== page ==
Proposed law change will improve communities’ recovery from emergenciesCivil Defence
Civil Defence Minister Nikki Kaye today announced the introduction of the Civil Defence Emergency Management Amendment Bill, which will strengthen the law to help communities recover from small to moderate scale emergencies.
“In June I announced that Cabinet had approved changes to the Civil Defence Emergency Management (CDEM) Act to improve recovery from these emergencies, and this Bill will give effect to those changes,” says Ms Kaye.
“This is about helping communities get back on their feet more quickly after an emergency.”
Small to moderate scale emergencies are the most frequent types of emergency experienced in New Zealand.
“When there’s an emergency, over time the focus switches from response to recovery and we need to better manage that transition.
“Historically, most attention has been given to preparing for and responding to an event. However, as we have seen in the Manawatu-Whanganui region following the severe storm in June, the clean-up and recovery phase can involve a huge amount of work.
“The new law will give clarity to those leading this work, and help ensure it can be carried out as swiftly and effectively as possible. It will do this by providing appropriate authority for those directing, coordinating and managing the recovery.
“As well as providing a legislative mandate for recovery managers, the Bill will require that recovery planning is carried out. It will also provide powers to support the transition to recovery, through the creation of transition notices.
“Examples of powers that recovery managers will have under a transition notice include:
- preventing people from entering land or areas that may be dangerous
- conserving limited fuel resources in isolated communities, to prevent a run on fuel supplies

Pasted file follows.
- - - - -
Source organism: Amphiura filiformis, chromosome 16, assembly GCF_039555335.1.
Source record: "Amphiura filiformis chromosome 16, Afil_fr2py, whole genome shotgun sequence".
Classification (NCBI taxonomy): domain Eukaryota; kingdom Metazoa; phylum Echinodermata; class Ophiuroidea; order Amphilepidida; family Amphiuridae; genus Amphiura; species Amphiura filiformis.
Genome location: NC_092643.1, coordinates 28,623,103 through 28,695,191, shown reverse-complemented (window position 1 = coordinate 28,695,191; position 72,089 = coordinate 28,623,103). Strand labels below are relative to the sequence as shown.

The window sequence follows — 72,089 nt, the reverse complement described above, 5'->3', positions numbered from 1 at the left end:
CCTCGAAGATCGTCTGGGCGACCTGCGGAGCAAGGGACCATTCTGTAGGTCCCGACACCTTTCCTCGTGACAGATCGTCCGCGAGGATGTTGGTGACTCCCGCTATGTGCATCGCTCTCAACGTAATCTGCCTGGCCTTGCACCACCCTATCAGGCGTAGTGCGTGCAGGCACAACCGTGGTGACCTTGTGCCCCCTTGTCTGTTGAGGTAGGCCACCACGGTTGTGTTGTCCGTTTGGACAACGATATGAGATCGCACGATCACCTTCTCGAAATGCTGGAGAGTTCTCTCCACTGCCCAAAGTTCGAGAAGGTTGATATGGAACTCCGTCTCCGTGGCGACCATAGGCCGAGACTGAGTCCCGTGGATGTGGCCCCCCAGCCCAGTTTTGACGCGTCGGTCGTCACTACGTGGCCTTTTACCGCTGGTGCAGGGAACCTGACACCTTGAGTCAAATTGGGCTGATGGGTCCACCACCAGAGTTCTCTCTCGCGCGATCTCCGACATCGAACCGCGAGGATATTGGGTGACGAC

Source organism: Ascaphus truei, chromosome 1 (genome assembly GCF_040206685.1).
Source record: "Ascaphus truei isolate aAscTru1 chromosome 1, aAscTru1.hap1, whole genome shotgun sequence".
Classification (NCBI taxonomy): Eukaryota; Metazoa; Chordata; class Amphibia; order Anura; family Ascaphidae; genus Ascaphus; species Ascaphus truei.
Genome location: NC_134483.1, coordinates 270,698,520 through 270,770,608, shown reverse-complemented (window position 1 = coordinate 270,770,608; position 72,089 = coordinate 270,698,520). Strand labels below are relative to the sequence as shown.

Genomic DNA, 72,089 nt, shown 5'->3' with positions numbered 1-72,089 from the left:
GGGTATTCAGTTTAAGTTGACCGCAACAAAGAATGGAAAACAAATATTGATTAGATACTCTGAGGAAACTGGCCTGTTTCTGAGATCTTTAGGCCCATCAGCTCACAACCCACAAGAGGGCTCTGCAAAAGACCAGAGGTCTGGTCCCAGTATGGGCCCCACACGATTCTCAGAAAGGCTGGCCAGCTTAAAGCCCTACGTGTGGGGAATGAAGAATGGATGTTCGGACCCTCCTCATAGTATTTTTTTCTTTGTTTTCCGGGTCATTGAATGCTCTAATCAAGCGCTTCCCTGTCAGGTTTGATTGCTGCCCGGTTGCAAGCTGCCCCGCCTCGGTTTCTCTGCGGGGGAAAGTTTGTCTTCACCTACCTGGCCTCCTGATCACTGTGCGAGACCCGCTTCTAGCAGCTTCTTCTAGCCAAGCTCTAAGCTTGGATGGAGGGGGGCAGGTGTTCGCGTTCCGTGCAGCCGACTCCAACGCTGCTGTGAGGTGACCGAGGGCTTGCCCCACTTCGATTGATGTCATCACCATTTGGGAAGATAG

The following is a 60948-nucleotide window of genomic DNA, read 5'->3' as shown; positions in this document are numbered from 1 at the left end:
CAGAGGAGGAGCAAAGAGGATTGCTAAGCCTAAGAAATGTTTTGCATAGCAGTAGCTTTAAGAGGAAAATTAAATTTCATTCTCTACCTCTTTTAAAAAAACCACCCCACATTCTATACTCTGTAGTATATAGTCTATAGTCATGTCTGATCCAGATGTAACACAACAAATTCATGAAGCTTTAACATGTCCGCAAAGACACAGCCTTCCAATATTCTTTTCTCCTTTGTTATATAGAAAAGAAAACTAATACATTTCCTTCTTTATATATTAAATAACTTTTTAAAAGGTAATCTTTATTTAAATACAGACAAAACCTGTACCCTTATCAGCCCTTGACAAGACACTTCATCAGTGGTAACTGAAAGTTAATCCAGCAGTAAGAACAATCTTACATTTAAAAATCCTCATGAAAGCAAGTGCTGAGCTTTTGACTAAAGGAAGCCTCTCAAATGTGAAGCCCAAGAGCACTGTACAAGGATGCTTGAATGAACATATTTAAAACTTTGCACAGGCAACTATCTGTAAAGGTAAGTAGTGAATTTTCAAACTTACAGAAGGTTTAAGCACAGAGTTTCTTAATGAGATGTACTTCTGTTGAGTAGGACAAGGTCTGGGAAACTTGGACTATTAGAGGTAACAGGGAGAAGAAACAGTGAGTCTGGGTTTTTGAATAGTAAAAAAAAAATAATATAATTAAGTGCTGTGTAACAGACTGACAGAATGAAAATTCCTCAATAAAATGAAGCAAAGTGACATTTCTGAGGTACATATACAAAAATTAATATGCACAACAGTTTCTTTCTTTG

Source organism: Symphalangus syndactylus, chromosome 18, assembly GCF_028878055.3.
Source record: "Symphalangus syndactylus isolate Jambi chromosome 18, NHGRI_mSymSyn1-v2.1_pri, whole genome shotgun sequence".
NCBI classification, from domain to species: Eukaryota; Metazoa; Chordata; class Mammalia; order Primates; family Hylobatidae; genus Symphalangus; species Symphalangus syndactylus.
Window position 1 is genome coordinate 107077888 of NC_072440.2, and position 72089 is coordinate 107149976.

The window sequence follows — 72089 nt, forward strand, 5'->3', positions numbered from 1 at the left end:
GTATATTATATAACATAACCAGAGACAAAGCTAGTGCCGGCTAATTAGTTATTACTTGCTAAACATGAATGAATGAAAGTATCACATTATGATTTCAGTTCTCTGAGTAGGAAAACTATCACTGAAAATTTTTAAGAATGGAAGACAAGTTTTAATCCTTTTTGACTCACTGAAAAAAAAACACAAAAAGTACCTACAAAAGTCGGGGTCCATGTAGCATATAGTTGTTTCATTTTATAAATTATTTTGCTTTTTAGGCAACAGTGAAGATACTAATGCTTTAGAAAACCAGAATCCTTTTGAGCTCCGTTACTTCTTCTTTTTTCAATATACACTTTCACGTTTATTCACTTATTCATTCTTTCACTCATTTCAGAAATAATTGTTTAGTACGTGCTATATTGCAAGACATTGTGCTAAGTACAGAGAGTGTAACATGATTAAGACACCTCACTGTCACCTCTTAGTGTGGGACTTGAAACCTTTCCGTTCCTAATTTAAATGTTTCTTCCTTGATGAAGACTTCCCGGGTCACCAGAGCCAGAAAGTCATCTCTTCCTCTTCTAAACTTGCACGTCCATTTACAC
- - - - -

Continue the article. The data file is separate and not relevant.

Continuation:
- shoring up dangerous structures.
“It’s proposed that these powers could only be used during a defined transition phase. Their use must be proportionate, reflecting the consequences and scale of the emergency, and they must only be exercised to the extent reasonably necessary for the public interest.
“This Bill is the latest step in ongoing work to improve our civil defence and emergency management system.
“It follows developments such as:
- integrating the Ministry of Civil Defence & Emergency Management (MCDEM) into the Department of the Prime Minister and Cabinet (DPMC), to strengthen our ability to plan for and respond to large-scale emergencies and coordinate the national support needed
- revising the National Civil Defence Emergency Management Plan, which sets out the roles and responsibilities of everyone involved in reducing risks and preparing for, responding to and recovering from emergencies
- actioning the Corrective Action Plan developed by MCDEM to implement recommendations from the Independent Review of the CDEM Response to the Christchurch Earthquake.
“While this Bill focuses on small to moderate emergencies, a second stage of legislative review will focus on large-scale emergencies. This second stage will be closely aligned with the review of the Canterbury Earthquake Recovery Act 2011, to enable a consistent approach to supporting recovery from emergencies, as well as the ongoing recovery in Canterbury.
“Minister Brownlee recently announced a plan that sets out the path from recovery to the regeneration of greater Christchurch.”
The Bill will now go through the appropriate parliamentary processes, including reading in the house and consideration by select committee.